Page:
On Wednesday, the French fashion giant opened luxury department store Samaritaine Paris Pont-Neuf to the public 16 years after the building shuttered for safety concerns. Luxury travel retailer DFS Group, which is majority-owned by LVMH, operates the store.
LVMH says this “mythic” department store will be the “new destination of Parisian elegance,” with the intent to draw both local shoppers and international tourists alike to sample a distinctive French lifestyle.
Approximately 600 brands, from iconic names in luxury to exclusive designers, will be sold within the location. LVMH says that the shopping center will also include the “largest beauty space in continental Europe” with a studio and spa, as well as two concept stores, Loulou and Rivoli. Additionally, Samaritaine includes a private shopping experience where consumers can also view artwork in a space called L’Appartement.
To kick things off, LVMH installed a popup space called “Objets Nomades Louis Vuitton” in the store through Aug. 28. The space will showcase numerous leather furniture pieces and design objects for the Objets Nomades Collection, including a hammock, a foldable stool, an armchair and a room screen.
The inaugural opening ceremony attracted French President Emmanuel Macron, as well as Paris Mayor Anne Hidalgo, alongside LVMH chairman and CEO Bernard Arnault.
The renovation and reopening comes as luxury as a whole is making a slow recovery from a tumultuous 2020. In its 2021 Luxury Spring Update, consultancy firm Bain & Company said that luxury eked out paltry growth—between 0-1 percent—over 2019 totals.
But Bain & Co. sees one of two outcomes for the overall industry this year. The firm says there’s a 70 percent chance that full luxury recovery to 2019 levels doesn’t occur until 2022, in the event that full-year growth is stifled by slower domestic luxury purchases and limited intra-regional tourism.
LVMH seems to be banking on the more positive possibility, which Bain said includes a 30 percent probability that the luxury market could meet or exceed $340 billion in sales of high-end items such as apparel, handbags and jewelry, which would be the most in two years.
The fashion house returned to growth in the first quarter, generating $16.75 billion in sales across its more than 70 brands. Fashion and leather goods in particular had an excellent start to the year, generating record revenue of $6.7 billion, or 37 percent higher than the same period in 2019. Overall, LVMH saw organic revenue growth of 8 percent on a two-year basis.
At Samaritaine, the restoration and renovation worksite spans 70,000 square meters and seven floors, and as many as 800 skilled artisans, including painters, sculptors, gilders and ironworkers, collaborated to execute the vision.
Japanese firm Sanaa, winner of the Pritzker Prize for architecture in 2010, designed the project, with LVMH noting that the Samaritaine is meant to be “instantly identifiable by a new undulating glass façade on the rue de Rivoli.”
With the upgraded design, Samaritaine has regained its fully glass roof with an Eiffel-style iron frame. While the department store was initially conceived in 1870 by Ernest Cognacq and Louise Jaÿ, architect Frantz Jourdain designed the modern 37-meter by 20-meter structure in 1907.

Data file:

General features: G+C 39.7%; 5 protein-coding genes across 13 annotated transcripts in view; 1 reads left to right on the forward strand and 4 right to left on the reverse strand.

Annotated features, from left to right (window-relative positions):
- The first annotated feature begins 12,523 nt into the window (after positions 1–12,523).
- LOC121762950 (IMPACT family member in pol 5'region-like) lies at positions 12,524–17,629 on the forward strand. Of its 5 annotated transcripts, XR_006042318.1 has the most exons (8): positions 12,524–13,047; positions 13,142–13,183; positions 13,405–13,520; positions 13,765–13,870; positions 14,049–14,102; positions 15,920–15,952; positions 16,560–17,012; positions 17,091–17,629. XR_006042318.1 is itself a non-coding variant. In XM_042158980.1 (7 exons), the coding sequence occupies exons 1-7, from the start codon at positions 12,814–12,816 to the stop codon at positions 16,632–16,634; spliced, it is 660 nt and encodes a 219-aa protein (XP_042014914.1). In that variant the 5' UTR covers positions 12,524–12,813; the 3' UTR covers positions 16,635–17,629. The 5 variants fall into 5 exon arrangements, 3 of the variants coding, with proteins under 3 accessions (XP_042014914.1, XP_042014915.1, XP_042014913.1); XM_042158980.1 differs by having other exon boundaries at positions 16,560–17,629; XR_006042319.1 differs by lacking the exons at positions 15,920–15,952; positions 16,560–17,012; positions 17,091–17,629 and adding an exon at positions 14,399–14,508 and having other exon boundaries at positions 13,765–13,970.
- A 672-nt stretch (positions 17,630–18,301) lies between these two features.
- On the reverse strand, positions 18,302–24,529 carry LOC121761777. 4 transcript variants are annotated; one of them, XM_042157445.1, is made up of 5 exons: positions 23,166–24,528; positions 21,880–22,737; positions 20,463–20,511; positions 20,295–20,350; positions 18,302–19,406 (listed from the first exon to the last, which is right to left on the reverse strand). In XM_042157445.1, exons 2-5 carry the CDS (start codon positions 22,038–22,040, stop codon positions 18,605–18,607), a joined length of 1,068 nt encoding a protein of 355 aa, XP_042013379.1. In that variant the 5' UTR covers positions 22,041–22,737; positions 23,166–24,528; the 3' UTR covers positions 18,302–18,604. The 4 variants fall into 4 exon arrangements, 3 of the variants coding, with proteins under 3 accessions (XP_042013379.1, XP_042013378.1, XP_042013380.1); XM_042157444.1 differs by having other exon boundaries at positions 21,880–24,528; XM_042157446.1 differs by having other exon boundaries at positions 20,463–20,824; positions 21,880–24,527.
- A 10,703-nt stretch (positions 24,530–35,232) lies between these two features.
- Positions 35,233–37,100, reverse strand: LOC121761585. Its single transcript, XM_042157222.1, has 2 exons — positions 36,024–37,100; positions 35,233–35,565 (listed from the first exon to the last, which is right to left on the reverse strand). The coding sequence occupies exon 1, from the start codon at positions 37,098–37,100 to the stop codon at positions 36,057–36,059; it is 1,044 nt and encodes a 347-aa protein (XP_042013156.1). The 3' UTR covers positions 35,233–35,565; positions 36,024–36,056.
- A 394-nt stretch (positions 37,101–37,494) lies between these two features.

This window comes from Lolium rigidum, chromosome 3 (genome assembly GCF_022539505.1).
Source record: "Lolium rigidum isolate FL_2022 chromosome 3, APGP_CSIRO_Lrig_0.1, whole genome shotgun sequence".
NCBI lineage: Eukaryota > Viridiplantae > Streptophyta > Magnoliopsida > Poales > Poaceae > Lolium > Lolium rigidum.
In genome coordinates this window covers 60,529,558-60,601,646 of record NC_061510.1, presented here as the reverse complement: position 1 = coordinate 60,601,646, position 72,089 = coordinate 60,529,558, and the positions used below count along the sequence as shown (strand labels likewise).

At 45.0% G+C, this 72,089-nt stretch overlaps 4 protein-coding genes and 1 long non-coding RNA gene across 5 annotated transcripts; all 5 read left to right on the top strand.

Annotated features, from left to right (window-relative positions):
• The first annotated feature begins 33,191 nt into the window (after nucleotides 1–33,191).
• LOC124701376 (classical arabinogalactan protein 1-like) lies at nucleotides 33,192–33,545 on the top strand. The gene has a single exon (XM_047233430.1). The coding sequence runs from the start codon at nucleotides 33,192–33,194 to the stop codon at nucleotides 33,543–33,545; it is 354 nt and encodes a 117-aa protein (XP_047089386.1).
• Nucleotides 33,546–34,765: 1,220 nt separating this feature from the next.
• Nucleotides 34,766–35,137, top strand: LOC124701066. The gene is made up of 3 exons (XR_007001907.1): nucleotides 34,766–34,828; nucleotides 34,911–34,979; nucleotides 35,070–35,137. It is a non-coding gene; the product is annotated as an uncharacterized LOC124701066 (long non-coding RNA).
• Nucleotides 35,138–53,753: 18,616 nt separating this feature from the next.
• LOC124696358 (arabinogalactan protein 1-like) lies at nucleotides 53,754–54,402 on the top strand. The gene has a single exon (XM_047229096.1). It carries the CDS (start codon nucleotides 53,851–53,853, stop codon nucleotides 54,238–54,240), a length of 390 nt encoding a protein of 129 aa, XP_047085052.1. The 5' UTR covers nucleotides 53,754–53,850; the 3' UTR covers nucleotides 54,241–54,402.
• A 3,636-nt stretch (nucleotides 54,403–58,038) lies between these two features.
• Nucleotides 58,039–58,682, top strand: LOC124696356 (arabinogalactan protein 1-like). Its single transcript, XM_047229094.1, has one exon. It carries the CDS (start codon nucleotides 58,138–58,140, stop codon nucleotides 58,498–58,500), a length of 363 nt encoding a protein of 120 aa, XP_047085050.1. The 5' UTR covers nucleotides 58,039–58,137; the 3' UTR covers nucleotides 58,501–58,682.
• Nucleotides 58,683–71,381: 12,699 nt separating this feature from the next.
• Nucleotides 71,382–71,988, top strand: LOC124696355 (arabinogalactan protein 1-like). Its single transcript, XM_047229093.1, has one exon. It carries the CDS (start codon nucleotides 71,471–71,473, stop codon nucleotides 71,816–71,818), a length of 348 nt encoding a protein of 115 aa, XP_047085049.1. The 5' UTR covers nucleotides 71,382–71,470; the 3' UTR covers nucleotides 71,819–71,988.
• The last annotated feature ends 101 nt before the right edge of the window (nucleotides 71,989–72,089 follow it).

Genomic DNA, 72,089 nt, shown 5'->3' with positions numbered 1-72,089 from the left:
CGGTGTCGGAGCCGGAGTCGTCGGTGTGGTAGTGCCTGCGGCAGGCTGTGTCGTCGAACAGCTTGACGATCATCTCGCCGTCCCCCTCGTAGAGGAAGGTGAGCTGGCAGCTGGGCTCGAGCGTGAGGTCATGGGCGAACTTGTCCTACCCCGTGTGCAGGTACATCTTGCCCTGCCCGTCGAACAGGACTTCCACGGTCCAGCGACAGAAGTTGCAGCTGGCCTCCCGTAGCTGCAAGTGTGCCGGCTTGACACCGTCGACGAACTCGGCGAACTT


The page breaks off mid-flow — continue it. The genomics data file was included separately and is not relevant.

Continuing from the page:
“We feel great pride in restoring access to a historical monument that has always been at the forefront of its times and holds a special place in the hearts of Parisians,” stated Jean-Jacques Guiony, chairman and CEO of the Samaritaine.
Falling in the Samaritaine’s favor from a traffic standpoint is that it is much more than a lavish luxury department store. While it includes 20,000 square meters of retail floorspace, it also has 15,000 square meters of offices, and includes 12 restaurants.
The project also is home to Cheval Blanc Paris, the company’s first urban hotel, which will welcome its first guests on Sept. 7. Its 72 rooms and suites were created by American architect and designer Peter Marino.
Samaritaine Paris Pont-Neuf is also serving a role as a mixed-use urban project, housing a nursery with space for 80 children and 96 public housing units.
Located between the Louvre and the Les Halles shopping center, the Samaritaine complex is designed to play a central role in reviving the neighborhood, which also includes a pedestrian square with direct access to the nearby Pont Neuf bridge.
As many as 10,000 square meters of roads and sidewalks were reclassified as part of the renovation, including the creation of a 5,000-square-meter public plaza.
“No other department store has such compelling links to the two faces of Paris, one engaged with the historic economic vitality of the recently renovated Les Halles and the other overlooking the Seine, offering the most beautiful view of the world’s most beautiful city,” Arnault said in a statement. “The completion of this project, which both creates jobs and promotes a unique Parisian art de vivre around the world, is also a great source of pride for our Group in France and in Paris. Many of our Maisons were founded in Paris, where we intend to make an active contribution to economic recovery, as well as the worldwide appeal of France.”
The department store itself will employ 1,700, while 3,000 overall will work throughout the complex.
Samaritaine is also an extension of LVMH’s sustainability program, LIFE (LVMH Initiatives For the Environment) 360, with the building certified across various environmental standards. Retail spaces, hotel and offices are all certified through BREEAM (Building Research Establishment Environmental Assessment Method), HQE (High Environmental Quality) and LEED (Leadership in Energy and Environmental Design), while housing is certified via Patrimoine Habitat & Environnement Effinergie.
In particular, LVMH said the location is limiting energy consumption through the use of “cutting-edge” materials and low-consumption lighting.